6. If you're going to have stone that unlocks a secret door when pressed, it would probably behoove you to keep it as clean as the surrounding stones so the handprints don't give it away. I also wouldn't make the marker a target!

Anonymous said...

Hey, can anyone tell me what the enhanced version of last weeks' episode said about Sayid being dead/not dead? I was on the phone & missed part of it.

xyz said...

Once again Alan here's you anti-Jack bias showing again. How can you say that this episode particularly the flash-sideways were better than Lighthouse? How does Sayid's flash-sideways come anyway near having the same emotional impact that Jack's did? Jack's alt-verse was beautiful and poignant whereas Sayid alt-verse was like a short story from the New Yorker which served its purpose but did not have any emotional impact like Jack's and Lock's did.

If someone did a find & replace on this script to change all instances of 'Sayid' to 'Jack' you would have panned the episode in a second.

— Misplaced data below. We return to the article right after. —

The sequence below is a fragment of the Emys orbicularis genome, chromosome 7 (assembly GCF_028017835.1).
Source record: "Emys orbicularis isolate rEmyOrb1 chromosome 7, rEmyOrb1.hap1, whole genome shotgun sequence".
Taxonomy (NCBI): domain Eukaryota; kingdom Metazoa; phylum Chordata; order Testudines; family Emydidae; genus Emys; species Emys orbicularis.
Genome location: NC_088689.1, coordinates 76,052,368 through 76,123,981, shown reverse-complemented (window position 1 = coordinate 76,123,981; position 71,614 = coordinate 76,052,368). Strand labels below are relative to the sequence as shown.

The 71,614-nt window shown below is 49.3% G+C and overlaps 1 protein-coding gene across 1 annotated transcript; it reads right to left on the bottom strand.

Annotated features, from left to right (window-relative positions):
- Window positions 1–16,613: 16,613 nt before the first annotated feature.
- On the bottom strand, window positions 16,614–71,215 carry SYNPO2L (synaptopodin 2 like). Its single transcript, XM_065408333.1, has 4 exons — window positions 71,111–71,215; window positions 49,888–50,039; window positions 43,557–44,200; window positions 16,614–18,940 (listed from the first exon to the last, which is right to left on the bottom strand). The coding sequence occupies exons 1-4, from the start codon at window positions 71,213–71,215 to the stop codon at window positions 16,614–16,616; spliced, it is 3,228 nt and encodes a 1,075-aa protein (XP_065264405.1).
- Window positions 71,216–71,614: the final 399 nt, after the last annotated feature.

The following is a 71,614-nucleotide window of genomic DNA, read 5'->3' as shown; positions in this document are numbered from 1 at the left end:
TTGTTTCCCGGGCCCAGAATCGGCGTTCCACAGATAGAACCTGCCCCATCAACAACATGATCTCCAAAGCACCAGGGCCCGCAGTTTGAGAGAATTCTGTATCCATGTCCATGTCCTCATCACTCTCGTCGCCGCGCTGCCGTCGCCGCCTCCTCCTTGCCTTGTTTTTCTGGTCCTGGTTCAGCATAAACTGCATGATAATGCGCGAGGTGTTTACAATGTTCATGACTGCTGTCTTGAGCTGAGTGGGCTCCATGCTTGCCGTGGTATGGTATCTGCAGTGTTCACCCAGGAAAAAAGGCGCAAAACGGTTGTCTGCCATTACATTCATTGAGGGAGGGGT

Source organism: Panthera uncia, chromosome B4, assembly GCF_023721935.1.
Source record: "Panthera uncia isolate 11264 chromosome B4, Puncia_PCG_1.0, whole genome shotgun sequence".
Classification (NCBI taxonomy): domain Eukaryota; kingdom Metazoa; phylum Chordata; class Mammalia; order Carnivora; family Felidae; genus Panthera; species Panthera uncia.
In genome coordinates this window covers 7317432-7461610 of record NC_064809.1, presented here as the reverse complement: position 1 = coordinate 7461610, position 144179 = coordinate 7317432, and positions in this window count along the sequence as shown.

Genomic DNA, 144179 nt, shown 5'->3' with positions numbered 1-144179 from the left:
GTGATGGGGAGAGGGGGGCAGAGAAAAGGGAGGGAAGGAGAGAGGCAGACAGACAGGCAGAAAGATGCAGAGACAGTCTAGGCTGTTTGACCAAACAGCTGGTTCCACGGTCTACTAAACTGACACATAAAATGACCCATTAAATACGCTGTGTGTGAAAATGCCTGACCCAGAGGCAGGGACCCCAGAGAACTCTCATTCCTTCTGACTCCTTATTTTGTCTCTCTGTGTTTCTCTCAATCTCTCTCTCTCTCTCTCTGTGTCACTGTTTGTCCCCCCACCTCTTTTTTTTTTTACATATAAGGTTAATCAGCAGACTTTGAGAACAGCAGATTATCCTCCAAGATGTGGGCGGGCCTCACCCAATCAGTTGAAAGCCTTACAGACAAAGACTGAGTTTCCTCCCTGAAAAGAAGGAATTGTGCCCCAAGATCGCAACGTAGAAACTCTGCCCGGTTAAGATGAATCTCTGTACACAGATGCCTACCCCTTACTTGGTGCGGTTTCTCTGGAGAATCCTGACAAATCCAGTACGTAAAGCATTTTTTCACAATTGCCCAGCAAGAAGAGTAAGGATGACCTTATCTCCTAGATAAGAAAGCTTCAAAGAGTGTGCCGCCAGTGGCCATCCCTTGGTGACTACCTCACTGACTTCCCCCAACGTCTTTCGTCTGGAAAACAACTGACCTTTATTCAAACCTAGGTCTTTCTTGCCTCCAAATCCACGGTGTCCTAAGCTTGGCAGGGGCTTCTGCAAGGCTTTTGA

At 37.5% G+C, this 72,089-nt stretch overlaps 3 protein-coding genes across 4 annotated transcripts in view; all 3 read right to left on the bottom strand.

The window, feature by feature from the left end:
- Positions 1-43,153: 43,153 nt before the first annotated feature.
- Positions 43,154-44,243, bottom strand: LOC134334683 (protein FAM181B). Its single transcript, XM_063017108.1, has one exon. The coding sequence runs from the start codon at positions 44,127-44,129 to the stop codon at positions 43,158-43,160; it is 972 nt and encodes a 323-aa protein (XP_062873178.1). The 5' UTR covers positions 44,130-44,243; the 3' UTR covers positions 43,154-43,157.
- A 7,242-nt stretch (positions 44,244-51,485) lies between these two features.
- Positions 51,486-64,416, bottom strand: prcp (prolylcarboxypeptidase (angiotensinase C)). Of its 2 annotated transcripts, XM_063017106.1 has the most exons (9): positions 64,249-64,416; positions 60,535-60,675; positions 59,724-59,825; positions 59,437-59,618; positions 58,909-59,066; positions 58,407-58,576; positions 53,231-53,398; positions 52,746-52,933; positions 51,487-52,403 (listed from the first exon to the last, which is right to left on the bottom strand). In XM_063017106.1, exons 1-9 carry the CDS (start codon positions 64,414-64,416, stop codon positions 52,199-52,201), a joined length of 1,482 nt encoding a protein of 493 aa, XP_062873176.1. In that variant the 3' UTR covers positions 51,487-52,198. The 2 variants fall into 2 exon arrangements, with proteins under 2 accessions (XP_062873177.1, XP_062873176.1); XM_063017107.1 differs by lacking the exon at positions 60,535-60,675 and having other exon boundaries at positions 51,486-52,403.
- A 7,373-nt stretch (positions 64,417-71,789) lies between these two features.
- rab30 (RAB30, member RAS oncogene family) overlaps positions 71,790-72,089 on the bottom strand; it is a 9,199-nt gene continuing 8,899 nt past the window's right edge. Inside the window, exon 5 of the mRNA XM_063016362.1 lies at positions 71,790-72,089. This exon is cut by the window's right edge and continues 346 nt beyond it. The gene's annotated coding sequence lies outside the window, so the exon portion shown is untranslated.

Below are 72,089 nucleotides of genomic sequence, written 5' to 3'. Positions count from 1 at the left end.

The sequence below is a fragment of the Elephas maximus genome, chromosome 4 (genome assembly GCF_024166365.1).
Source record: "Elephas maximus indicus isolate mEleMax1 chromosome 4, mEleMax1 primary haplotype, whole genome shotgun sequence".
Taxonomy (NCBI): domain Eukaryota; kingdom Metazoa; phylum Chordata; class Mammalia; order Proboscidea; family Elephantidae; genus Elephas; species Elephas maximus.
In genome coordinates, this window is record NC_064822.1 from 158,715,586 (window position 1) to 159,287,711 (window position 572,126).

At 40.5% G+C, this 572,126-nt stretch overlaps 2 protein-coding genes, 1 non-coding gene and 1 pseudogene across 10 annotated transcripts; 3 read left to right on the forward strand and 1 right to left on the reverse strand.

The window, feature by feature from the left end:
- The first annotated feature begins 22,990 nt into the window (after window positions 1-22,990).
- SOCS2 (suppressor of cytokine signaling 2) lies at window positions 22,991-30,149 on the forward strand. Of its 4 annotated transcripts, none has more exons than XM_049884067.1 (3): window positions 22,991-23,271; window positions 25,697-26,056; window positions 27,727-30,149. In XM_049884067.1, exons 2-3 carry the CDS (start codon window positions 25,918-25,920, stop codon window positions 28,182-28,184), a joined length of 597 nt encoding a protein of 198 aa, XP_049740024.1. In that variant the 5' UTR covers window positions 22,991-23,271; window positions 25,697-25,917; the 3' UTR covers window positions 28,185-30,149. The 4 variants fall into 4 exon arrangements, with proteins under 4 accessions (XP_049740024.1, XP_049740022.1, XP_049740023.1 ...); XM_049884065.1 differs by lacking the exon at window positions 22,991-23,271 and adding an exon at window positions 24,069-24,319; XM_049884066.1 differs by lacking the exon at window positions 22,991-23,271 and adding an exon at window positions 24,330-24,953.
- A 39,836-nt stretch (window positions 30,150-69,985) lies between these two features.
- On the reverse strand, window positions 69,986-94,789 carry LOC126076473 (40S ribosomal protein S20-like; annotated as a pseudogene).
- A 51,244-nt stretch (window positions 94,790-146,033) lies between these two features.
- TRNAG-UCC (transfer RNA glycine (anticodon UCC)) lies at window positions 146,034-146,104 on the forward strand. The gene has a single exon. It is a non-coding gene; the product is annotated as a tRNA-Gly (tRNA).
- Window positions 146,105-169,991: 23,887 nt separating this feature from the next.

Alan Sepinwall said...

As for the sideways world what I got out of it was a sort of bad Genie vibe - Sayid makes a deal to get the love of his life back, which he does, but she's married to his brother.

Monkey's Paw certainly works as an explanation for the bittersweet nature of the flash-sideways for some of the characters, but not all. Hurley, for instance, seems to have all his good issues, and none of his bad, in that timeline.

kishkeking said...

Loved it tonight. I laughed out loud when sayid found Jin in the freezer. And it's no small feat getting me to laugh after such an intense scene. As far as plot goes, I learned that Flocke doesn't lie and does what he says he will. Whether or not sayid has been possesed, he certainly did the logical thing by following Flocke; if I stabbed someone in the heart and that person gave me a pass......that means something about someone character. No?

Stephen S Power said...

7. Can someone give Miles something to do?

8. Although the temple was like an armed camp, people could come in and out at will, once you're in you can wander wherever you want, and apparently no one is guarding the outer wall.

9. If the outer wall is a half-mile from the temple, and figuring the outer wall is a square like the compound, that would make the wall, 15'-high and maybe 3-5' thick, four miles around. Where did they get all that stone? Where are their quarries? How do they keep it in repair? Richard opened a door with Ben as if it ran on a well-oiled track.